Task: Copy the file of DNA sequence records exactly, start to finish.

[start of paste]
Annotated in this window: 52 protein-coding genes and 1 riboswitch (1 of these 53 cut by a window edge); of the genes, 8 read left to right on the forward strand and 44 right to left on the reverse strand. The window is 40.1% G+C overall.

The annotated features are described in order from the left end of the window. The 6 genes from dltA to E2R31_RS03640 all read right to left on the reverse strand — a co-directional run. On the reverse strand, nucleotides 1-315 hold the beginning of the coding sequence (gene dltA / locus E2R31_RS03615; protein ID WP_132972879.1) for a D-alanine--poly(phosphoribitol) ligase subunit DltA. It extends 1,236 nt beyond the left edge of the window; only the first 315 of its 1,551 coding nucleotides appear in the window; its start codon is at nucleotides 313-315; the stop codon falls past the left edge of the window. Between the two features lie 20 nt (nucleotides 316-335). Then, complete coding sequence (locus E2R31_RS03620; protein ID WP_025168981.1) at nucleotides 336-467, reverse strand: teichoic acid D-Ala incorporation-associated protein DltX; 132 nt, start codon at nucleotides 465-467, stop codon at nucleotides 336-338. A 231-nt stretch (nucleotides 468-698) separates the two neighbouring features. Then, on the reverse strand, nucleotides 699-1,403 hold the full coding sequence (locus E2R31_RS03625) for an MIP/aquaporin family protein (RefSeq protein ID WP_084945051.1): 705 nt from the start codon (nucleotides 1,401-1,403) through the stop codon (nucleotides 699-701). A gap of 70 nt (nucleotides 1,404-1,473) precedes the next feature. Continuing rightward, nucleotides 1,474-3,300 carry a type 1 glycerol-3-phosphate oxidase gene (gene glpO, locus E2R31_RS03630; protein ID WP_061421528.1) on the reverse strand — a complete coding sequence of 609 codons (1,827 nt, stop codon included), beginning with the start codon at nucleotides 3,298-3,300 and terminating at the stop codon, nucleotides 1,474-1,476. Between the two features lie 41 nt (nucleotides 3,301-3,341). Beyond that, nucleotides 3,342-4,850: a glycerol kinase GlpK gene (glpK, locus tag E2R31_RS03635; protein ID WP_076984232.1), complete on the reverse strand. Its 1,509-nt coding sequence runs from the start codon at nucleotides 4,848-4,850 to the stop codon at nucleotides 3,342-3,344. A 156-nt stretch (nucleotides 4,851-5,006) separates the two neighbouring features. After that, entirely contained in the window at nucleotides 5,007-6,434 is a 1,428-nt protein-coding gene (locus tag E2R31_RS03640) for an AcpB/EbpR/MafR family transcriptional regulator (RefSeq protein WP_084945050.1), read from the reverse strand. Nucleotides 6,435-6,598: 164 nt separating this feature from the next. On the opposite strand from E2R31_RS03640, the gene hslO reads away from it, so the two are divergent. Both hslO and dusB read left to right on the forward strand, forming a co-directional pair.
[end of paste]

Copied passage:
Annotated in this window: 52 protein-coding genes and 1 riboswitch (1 of these 53 cut by a window edge); of the genes, 8 read left to right on the forward strand and 44 right to left on the reverse strand. The window is 40.1% G+C overall.

The annotated features are described in order from the left end of the window. The 6 genes from dltA to E2R31_RS03640 all read right to left on the reverse strand — a co-directional run. On the reverse strand, nucleotides 1-315 hold the beginning of the coding sequence (gene dltA / locus E2R31_RS03615; protein ID WP_132972879.1) for a D-alanine--poly(phosphoribitol) ligase subunit DltA. It extends 1,236 nt beyond the left edge of the window; only the first 315 of its 1,551 coding nucleotides appear in the window; its start codon is at nucleotides 313-315; the stop codon falls past the left edge of the window. Between the two features lie 20 nt (nucleotides 316-335). Then, complete coding sequence (locus E2R31_RS03620; protein ID WP_025168981.1) at nucleotides 336-467, reverse strand: teichoic acid D-Ala incorporation-associated protein DltX; 132 nt, start codon at nucleotides 465-467, stop codon at nucleotides 336-338. A 231-nt stretch (nucleotides 468-698) separates the two neighbouring features. Then, on the reverse strand, nucleotides 699-1,403 hold the full coding sequence (locus E2R31_RS03625) for an MIP/aquaporin family protein (RefSeq protein ID WP_084945051.1): 705 nt from the start codon (nucleotides 1,401-1,403) through the stop codon (nucleotides 699-701). A gap of 70 nt (nucleotides 1,404-1,473) precedes the next feature. Continuing rightward, nucleotides 1,474-3,300 carry a type 1 glycerol-3-phosphate oxidase gene (gene glpO, locus E2R31_RS03630; protein ID WP_061421528.1) on the reverse strand — a complete coding sequence of 609 codons (1,827 nt, stop codon included), beginning with the start codon at nucleotides 3,298-3,300 and terminating at the stop codon, nucleotides 1,474-1,476. Between the two features lie 41 nt (nucleotides 3,301-3,341). Beyond that, nucleotides 3,342-4,850: a glycerol kinase GlpK gene (glpK, locus tag E2R31_RS03635; protein ID WP_076984232.1), complete on the reverse strand. Its 1,509-nt coding sequence runs from the start codon at nucleotides 4,848-4,850 to the stop codon at nucleotides 3,342-3,344. A 156-nt stretch (nucleotides 4,851-5,006) separates the two neighbouring features. After that, entirely contained in the window at nucleotides 5,007-6,434 is a 1,428-nt protein-coding gene (locus tag E2R31_RS03640) for an AcpB/EbpR/MafR family transcriptional regulator (RefSeq protein WP_084945050.1), read from the reverse strand. Nucleotides 6,435-6,598: 164 nt separating this feature from the next. On the opposite strand from E2R31_RS03640, the gene hslO reads away from it, so the two are divergent. Both hslO and dusB read left to right on the forward strand, forming a co-directional pair.